Illustration by Stacy Reece

The History of St. Nick

Their mother was honest with her children. If only her children hadn't been honest with their classmates.

My mom struggled with the Santa dilemma when my younger brother and I were kids. She remembered enjoying the magic of the old man in the sleigh as a child herself, but it also shook her faith when she discovered he wasn’t real. Being a good Christian woman, Mom didn’t want us to learn Santa wasn’t real and then one day question: Is Jesus real? Is God? Is anything?

She ultimately decided that she didn’t want to lie to us but also didn’t want us to ruin it for other families who’d opted to play along. Being a good teacher, she planned out her lesson carefully and sat us down. 

“Santa Claus is an important person to many people this time of year,” she said, gesturing at our Christmas tree. A rosy-cheeked Santa ornament holding a Coca-Cola bottle perched on a branch.

“He’s based on Saint Nicholas, a real person who was famous for giving gifts to those in need. He lived a long time ago, but people today still think about him at Christmas time when they give gifts.”

I nodded. It sounded like she knew what she was talking about. I accepted the information, ready to move on with my life.

My brother had follow-up questions.

“So Santa lived a long time ago?” he asked.

“Yes,” she said.

“But he’s not alive anymore,” he said.

“That’s right,” she said. “He was a saint from hundreds of years ago.”

My brother processed the information more carefully than I had but ultimately moved on as well.

The next day, my brother’s preschool teacher wanted to talk to my mom after class.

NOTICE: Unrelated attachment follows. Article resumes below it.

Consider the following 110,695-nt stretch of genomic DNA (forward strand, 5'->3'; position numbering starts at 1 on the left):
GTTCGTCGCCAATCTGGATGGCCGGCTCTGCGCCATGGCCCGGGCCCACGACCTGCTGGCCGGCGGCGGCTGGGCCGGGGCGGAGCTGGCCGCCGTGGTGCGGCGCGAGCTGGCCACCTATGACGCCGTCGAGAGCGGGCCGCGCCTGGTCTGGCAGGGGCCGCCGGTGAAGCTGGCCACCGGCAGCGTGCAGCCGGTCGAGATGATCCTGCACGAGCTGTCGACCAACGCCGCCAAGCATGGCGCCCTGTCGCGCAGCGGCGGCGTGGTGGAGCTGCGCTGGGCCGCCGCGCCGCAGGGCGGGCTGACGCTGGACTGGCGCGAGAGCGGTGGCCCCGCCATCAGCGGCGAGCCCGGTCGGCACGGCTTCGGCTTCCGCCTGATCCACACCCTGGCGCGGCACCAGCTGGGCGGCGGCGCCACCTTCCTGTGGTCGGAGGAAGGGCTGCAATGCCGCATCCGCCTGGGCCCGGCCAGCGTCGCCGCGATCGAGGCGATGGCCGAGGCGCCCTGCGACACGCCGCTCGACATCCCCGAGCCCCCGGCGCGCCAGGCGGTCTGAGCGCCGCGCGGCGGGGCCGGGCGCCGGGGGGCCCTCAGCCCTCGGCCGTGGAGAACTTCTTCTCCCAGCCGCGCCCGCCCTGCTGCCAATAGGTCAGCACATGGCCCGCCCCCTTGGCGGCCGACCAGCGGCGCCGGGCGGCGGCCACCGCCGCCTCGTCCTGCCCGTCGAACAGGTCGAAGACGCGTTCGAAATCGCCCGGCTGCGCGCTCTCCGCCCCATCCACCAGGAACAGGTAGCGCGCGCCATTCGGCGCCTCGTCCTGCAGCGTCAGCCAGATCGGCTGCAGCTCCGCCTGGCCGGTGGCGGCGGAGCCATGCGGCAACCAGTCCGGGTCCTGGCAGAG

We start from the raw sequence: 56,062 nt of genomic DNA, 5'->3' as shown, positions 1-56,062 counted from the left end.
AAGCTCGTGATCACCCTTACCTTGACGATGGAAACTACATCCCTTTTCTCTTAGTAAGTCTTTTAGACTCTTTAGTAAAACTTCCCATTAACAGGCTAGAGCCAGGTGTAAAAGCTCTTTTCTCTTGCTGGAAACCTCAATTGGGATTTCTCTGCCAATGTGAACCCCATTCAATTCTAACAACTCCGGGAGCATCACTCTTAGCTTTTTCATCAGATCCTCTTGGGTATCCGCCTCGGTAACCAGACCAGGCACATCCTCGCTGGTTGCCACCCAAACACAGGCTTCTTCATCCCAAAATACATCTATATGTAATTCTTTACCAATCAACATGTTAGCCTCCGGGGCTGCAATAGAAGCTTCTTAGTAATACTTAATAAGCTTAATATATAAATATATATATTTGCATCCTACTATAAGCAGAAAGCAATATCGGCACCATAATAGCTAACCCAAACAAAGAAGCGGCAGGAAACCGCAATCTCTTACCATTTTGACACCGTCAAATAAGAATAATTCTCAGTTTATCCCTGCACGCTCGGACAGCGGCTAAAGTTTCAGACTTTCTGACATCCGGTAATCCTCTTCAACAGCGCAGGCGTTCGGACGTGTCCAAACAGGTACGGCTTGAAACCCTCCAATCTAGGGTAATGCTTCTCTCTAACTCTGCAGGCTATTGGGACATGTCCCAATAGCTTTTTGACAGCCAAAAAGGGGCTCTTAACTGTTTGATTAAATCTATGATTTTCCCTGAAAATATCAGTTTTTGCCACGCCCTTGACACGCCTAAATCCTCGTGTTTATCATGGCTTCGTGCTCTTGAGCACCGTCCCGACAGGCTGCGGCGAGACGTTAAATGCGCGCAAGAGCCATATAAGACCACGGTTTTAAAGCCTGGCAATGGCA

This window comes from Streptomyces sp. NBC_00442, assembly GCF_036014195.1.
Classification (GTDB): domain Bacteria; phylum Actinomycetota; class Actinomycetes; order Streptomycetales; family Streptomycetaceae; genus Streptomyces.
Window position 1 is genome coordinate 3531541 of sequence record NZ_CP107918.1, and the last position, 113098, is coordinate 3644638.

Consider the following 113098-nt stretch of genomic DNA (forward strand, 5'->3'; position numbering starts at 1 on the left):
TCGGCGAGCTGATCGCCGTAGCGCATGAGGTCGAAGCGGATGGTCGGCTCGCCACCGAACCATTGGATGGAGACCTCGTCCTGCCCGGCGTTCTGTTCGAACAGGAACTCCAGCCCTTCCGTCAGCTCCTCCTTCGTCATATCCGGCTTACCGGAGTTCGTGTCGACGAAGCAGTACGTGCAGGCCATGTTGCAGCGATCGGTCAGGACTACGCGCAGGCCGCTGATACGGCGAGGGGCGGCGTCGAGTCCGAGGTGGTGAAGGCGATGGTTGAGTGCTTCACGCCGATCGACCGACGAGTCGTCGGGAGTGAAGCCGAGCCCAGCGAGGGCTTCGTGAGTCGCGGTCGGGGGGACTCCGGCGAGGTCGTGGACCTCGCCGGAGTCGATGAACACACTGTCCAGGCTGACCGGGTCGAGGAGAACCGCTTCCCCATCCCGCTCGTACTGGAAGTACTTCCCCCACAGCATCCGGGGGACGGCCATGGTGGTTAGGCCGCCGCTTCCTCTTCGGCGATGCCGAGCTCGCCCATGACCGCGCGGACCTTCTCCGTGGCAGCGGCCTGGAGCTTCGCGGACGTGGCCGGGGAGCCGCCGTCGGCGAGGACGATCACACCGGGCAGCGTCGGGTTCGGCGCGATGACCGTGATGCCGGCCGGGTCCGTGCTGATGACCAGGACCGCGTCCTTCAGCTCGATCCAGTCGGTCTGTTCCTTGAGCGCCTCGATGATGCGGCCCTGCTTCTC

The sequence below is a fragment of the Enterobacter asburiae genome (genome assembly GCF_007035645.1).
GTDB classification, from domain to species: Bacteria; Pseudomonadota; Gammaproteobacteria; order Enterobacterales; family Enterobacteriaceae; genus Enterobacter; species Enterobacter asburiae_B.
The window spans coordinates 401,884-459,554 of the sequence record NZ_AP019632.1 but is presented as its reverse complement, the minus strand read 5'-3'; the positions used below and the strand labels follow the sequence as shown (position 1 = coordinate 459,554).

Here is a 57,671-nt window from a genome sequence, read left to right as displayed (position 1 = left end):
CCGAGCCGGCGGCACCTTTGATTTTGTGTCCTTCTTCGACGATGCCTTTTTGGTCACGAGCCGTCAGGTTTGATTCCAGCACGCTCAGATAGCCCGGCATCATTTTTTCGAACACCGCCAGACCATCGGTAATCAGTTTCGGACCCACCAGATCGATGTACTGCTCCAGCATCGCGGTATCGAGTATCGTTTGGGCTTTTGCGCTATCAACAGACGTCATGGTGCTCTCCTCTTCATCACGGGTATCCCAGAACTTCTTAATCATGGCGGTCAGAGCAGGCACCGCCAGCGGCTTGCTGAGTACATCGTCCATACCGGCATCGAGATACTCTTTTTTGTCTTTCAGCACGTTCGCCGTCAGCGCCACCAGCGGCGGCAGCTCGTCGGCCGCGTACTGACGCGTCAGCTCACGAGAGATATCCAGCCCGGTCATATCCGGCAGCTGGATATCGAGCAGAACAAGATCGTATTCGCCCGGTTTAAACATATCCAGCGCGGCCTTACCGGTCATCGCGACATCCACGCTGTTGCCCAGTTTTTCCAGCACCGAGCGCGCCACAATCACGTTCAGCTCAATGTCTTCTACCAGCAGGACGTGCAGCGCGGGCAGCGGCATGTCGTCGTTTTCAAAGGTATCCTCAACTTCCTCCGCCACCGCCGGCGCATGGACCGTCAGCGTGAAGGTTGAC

One of the boys in his class had been discussing his hopes that Santa would bring him a bicycle for Christmas. Being a staunch defender of the truth, my brother wanted to share with his classmate the accurate historical record of Saint Nicholas. He gave the boy his most succinct paraphrase of my mom’s thoughtful lesson:

“Santa’s dead,” he said. 

My brother’s teacher said that he had readily shared the information any time that Santa had come up.

Mortified, Mom tried to help him reframe the Santa lesson, but the cat was out of the bag. For my brother, there was no resurrection for St. Nick. He had to preach the truth.

I have my own kids now, and they will need some kind of Santa explanation of their own in a few years. At the expense of historical accuracy, I think I’ll leave their uncle out of this one.

Author Profile
Peter Dye is a husband, dad, teacher, and writer from Georgia. Peter dabbles in fiction but writes mainly about the South, the intersections of higher education and immigration, and best practices for teaching English as a second language.